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The Risks and Effectivity of Appetite Suppressants

Expertly reviewed by Chris Icamen · Dietetics and Nutrition

Written by Tracey Romero · Updated Mar 09, 2022

The Risks and Effectivity of Appetite Suppressants

One of the major health problems worldwide is obesity. Even in developed countries, rates of obesity are particularly high because there aren’t really any effective pharmacological interventions for it until recently. But over time, medicine has evolved to devise ways for hunger to be curbed and to signal to the brain that the stomach has had enough. The way this is done is through an appetite suppressant, which often comes in the form of diet pills or weight loss medications.

An appetite suppressant works by targeting the brain and either suppressing the signal to eat or releasing the signal for fullness. These pills can control hunger pangs. They can make you feel full despite not having eaten a lot of calories to facilitate an easier caloric deficit and more convenient weight loss mechanism.

Appetite Suppressant: Does it work?

Studies have shown that those who combine an appetite suppressant with transitioning to a healthier lifestyle can lose between 2 and 10% of their starting weight within the first year. Diet pills and appetite suppressants allow people to jumpstart their weight loss journey. They can also have good effects on their progress even beyond the duration of the treatment.

An appetite suppressant affects how and when your brain recognizes when you’ve eaten enough. It starts by creating it as an artificial response to taking the pill. Eventually, your body learns to take cues with the caloric deficit that you’ve introduced and makes it much easier to handle certain activities at a lower caloric supply.

This is very helpful for people with excess weight. And despite a regaining of weight being common, its jumpstarting effect allows for room to integrate increased physical activity and healthier diets into one’s routine.

appetite suppressant

Appetite Suppressant: Is it safe?

The FDA has approved several drugs for a duration of, at most, three months. These include:

  • liraglutide (Saxenda)
  • naltrexone-bupropion (Contrave)
  • orlistat (Xenical, Alli)
  • phentermine-topiramine (Osymia)
  • semaglutide (Wegovy)
  • setmelanotide (IMCIVREE)

Some of these have been approved for use against diabetes and other diseases recommending weight regulation as a course of treatment.

If within those three months, you’ve lost weight with no side effects, there may be some types that you can be put on indefinitely. But, under strict medical supervision. The risks are very minimal and the chances of appetite suppressants causing liver damage are incredibly low.

However, it is always necessary to consult with a doctor, especially in the event of jaundice or any sign of liver damage.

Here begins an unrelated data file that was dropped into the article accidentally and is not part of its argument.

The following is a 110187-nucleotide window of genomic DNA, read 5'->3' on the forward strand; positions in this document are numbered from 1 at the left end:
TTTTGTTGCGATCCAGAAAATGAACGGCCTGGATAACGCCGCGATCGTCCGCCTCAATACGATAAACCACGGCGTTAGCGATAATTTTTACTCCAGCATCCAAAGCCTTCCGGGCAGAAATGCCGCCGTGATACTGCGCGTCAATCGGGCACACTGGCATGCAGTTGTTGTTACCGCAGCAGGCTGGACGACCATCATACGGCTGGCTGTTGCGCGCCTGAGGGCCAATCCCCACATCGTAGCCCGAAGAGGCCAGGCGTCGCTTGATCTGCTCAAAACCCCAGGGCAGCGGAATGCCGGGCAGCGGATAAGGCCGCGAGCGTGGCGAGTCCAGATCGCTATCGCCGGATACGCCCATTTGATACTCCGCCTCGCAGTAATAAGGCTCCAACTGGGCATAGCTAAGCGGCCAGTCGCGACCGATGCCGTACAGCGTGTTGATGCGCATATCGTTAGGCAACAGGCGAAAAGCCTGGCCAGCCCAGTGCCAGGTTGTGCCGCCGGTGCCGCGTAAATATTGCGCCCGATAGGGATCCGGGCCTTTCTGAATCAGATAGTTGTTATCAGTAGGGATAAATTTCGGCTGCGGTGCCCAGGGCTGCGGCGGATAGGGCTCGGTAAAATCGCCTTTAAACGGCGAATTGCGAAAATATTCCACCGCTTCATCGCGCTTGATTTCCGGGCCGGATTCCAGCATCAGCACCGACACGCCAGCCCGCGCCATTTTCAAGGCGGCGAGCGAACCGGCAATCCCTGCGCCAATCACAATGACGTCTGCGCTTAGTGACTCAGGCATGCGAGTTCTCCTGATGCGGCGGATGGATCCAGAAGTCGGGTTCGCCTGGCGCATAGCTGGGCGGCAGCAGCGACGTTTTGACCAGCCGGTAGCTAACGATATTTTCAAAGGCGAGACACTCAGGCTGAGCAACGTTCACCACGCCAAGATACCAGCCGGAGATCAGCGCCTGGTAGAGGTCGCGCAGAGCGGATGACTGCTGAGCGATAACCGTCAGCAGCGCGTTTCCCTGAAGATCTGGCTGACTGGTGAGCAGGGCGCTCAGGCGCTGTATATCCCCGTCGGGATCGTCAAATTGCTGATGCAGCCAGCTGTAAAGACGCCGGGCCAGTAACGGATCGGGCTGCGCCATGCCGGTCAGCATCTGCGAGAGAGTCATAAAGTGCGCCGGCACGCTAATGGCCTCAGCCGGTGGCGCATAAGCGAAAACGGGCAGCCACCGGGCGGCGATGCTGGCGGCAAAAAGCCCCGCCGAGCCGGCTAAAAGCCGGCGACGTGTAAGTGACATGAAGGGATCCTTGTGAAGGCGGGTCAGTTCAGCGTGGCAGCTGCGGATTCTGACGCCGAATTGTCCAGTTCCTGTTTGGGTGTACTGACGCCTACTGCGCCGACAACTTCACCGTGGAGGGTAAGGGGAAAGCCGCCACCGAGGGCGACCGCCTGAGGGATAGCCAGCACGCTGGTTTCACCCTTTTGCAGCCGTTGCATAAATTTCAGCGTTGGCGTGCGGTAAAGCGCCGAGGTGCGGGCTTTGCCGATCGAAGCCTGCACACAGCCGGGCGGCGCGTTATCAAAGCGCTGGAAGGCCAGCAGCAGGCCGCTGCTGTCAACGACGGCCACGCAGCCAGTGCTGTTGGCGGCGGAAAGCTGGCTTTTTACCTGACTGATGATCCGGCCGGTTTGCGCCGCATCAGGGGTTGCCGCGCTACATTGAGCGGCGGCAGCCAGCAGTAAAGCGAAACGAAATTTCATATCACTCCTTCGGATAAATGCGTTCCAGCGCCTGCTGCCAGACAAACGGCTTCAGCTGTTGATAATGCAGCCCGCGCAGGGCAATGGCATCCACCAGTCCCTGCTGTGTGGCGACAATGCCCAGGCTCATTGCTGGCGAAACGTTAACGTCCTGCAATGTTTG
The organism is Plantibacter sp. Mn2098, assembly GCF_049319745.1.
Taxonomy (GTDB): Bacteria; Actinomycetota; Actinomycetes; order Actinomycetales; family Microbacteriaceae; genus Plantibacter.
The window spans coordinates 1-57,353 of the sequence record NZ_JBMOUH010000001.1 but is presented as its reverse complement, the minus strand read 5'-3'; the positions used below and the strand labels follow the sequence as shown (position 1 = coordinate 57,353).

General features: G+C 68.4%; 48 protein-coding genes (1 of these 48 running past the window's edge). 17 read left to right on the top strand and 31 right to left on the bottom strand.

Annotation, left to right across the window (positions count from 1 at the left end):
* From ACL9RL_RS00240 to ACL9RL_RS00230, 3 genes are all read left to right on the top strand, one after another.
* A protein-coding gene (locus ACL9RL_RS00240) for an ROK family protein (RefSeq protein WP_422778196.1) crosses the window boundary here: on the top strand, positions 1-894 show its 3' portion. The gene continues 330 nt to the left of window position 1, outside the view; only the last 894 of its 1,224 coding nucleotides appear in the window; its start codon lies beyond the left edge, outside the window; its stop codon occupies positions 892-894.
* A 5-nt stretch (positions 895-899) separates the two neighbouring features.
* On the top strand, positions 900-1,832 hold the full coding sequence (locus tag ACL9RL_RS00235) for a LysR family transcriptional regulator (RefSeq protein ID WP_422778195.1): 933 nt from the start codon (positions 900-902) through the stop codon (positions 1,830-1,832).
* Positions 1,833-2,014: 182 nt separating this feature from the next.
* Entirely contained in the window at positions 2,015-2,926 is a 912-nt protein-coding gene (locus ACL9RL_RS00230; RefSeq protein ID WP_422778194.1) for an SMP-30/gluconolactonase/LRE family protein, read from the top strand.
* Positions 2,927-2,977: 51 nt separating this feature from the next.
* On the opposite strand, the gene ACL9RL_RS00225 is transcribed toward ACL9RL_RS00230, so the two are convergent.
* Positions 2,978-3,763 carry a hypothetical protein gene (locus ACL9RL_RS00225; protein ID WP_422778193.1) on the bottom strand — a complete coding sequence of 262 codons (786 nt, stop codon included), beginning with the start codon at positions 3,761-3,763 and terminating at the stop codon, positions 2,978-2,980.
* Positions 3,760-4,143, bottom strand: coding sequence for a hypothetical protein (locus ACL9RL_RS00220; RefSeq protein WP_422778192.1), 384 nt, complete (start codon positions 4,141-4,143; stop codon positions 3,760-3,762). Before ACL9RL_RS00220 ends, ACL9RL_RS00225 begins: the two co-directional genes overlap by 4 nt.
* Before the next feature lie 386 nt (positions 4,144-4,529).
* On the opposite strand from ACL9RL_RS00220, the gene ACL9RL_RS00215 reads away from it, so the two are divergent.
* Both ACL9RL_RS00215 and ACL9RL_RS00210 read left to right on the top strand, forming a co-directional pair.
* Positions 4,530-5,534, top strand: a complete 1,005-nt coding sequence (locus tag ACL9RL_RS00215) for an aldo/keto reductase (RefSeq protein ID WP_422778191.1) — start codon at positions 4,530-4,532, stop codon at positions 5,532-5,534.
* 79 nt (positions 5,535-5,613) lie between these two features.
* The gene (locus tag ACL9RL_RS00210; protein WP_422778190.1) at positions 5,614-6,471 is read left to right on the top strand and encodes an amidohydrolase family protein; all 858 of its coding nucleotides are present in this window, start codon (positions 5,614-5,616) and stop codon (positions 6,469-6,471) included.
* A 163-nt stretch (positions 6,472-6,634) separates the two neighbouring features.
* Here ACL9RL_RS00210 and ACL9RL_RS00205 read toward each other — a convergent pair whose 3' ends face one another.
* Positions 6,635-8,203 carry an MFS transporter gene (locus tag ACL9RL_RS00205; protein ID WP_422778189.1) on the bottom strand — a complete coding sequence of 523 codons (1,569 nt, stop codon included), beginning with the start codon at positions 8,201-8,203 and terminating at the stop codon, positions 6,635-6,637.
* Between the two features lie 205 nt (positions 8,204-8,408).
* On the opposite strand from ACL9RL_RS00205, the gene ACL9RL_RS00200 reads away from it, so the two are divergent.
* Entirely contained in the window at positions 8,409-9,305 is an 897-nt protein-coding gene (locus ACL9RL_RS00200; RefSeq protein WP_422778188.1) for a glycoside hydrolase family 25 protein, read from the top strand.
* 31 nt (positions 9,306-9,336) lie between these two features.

Can they manage obesity?

Appetite suppressants can definitely manage obesity.

Since they’ve been approved, healthcare providers prescribe these to people with:

  • a body mass index (BMI) higher than 27 
  • Type 2 diabetes
  • a history of high blood pressure

Science shows us that it’s effective in reducing appetite and making it less likely for someone to be on a caloric surplus by reducing food intake.

Ongoing clinical trials have also shown that they are effective over long periods to help pre-empt weight regain.

appetite suppressant

Are there risks involved?

This treatment might not be good for those on anti-anxiety or antidepressant drugs because of potential interactions.

Appetite suppressants could also be unsafe for pregnant or breastfeeding women. They may also worsen certain health conditions for those with a history of heart or liver diseases.

Like most treatments, there are possible side effects. It’s best for you to discuss the side effects to expect and the risks involved with your doctor since these vary from person to person. Some common side effects are constipation, dizziness, dry mouth, fatigue, headaches, and sleep problems.

Key Takeaway

In general, it’s important to follow the advice of a healthcare professional when it comes to weight management. Whether it’s a doctor or a nurse or a nutritionist, make sure to share current medication and your other concerns. Only buy your medication from reputable pharmacies or distributors approved by your doctor.

It’s important to remember that weight management medication is meant to support and jumpstart your journey to a healthier lifestyle. These are not meant to be a pass or excuse unhealthy habits.

In the end, the most sustainable treatment for any weight management issues comes from within and these medications are merely tools to help you along the way.

Learn more about preventing and managing obesity here.


Hello Health Group does not provide medical advice, diagnosis or treatment.

Expertly reviewed by

Chris Icamen

Dietetics and Nutrition

Written by Tracey Romero · Updated Mar 09, 2022

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